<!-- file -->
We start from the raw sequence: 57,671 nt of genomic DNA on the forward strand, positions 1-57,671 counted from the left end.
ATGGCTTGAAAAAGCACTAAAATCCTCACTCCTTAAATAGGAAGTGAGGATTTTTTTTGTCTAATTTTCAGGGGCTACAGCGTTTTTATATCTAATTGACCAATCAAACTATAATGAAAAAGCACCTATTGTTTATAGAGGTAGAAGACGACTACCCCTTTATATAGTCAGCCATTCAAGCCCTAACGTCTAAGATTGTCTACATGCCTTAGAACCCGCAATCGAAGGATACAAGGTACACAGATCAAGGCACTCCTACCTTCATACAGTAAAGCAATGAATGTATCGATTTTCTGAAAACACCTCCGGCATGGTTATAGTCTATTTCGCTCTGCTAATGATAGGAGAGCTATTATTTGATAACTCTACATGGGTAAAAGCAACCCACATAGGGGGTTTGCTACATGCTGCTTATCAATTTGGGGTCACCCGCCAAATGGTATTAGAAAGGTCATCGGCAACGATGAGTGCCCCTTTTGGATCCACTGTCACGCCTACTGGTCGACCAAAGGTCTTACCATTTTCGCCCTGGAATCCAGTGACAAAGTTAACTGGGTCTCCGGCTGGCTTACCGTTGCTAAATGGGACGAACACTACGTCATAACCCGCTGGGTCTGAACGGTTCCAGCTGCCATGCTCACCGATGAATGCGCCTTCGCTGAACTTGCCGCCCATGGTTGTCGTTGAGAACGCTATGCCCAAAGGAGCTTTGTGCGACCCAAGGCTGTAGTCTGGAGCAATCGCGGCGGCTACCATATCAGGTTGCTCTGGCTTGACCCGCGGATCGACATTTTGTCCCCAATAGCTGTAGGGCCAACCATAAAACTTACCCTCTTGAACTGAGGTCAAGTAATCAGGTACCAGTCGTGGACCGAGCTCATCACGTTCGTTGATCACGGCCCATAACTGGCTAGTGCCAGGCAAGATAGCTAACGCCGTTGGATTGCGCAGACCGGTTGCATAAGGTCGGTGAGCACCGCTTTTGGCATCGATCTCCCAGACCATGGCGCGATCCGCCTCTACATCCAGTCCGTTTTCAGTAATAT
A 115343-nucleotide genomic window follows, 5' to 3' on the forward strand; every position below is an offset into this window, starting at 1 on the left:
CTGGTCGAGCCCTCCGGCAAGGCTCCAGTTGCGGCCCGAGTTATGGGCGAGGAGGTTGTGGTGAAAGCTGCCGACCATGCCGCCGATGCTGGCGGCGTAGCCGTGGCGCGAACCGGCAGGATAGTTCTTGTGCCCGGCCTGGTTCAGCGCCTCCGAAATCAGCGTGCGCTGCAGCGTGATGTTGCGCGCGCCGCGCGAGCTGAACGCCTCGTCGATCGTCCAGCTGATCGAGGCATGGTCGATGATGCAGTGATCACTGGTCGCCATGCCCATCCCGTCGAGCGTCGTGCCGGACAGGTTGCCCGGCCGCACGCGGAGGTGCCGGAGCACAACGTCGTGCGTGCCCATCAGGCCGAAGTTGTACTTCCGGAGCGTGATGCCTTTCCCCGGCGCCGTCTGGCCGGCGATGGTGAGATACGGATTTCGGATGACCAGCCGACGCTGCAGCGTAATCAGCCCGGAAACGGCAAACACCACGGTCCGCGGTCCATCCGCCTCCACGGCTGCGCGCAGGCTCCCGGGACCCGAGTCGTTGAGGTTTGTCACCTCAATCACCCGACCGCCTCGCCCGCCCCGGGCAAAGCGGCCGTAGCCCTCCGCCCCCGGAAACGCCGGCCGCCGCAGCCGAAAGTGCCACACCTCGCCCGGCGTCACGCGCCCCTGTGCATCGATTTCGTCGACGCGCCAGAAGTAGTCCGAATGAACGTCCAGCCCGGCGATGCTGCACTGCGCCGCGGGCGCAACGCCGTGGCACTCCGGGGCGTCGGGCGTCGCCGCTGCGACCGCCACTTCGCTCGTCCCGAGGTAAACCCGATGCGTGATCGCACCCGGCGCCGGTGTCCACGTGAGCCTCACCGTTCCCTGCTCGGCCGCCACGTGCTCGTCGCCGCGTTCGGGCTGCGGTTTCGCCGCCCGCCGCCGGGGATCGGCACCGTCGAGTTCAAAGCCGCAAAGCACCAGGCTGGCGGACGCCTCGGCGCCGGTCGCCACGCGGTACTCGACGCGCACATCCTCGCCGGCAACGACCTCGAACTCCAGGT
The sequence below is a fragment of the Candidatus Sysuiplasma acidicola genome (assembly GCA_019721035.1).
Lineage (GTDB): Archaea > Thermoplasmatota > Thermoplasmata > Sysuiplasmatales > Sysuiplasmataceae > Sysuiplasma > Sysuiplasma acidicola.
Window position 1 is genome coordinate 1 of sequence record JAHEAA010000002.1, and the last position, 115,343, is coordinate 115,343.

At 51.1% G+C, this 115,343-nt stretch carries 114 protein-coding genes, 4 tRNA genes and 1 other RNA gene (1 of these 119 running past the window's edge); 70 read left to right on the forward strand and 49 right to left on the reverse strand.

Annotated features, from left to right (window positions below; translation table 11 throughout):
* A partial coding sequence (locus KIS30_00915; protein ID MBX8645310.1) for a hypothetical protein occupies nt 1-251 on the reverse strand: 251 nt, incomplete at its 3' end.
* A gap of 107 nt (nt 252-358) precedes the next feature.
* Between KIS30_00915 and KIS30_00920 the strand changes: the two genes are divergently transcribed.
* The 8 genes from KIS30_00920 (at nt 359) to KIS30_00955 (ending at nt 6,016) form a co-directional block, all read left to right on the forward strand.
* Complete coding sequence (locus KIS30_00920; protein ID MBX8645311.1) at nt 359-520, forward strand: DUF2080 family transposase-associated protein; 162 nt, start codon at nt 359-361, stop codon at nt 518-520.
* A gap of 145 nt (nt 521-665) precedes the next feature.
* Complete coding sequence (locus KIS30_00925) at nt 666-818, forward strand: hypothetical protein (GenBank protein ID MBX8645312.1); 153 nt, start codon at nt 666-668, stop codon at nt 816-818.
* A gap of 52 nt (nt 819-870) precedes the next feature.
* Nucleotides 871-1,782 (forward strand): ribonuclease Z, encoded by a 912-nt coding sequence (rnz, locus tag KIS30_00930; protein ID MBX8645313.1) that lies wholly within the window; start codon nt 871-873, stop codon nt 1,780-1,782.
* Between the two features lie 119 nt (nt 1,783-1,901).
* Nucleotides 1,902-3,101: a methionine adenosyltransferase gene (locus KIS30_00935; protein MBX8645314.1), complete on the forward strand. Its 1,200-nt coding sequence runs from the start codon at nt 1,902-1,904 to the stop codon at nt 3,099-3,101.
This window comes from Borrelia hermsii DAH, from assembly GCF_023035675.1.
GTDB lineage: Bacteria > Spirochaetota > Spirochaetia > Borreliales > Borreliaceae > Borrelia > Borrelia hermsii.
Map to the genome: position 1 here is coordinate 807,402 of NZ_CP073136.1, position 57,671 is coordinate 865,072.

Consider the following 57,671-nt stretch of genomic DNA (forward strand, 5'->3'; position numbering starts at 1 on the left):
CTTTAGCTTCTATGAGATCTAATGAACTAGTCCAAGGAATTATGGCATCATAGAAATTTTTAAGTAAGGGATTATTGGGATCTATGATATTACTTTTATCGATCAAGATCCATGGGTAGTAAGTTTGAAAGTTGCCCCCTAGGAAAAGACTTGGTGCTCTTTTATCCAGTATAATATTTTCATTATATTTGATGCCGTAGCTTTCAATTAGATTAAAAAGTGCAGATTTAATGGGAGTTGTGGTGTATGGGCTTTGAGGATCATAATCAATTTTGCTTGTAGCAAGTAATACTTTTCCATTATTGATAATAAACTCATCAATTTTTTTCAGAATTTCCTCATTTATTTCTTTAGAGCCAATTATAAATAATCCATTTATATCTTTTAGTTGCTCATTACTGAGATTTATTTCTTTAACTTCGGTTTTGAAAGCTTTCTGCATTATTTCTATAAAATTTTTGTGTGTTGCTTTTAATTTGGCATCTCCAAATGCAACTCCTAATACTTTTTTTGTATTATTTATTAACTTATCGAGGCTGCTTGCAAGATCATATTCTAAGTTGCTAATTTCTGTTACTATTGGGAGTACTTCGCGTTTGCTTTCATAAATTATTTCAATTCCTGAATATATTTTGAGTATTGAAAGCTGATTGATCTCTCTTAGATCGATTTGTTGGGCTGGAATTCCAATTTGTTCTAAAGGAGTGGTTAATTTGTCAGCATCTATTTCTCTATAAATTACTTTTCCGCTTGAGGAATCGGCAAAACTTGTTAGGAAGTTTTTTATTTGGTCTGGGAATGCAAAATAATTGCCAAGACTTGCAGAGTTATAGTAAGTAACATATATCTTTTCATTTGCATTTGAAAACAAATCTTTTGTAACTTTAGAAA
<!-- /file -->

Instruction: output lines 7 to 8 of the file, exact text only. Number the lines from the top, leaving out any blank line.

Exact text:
Window position 1 is genome coordinate 1 of sequence record JAHEAA010000002.1, and the last position, 115,343, is coordinate 115,343.

At 51.1% G+C, this 115,343-nt stretch carries 114 protein-coding genes, 4 tRNA genes and 1 other RNA gene (1 of these 119 running past the window's edge); 70 read left to right on the forward strand and 49 right to left on the reverse strand.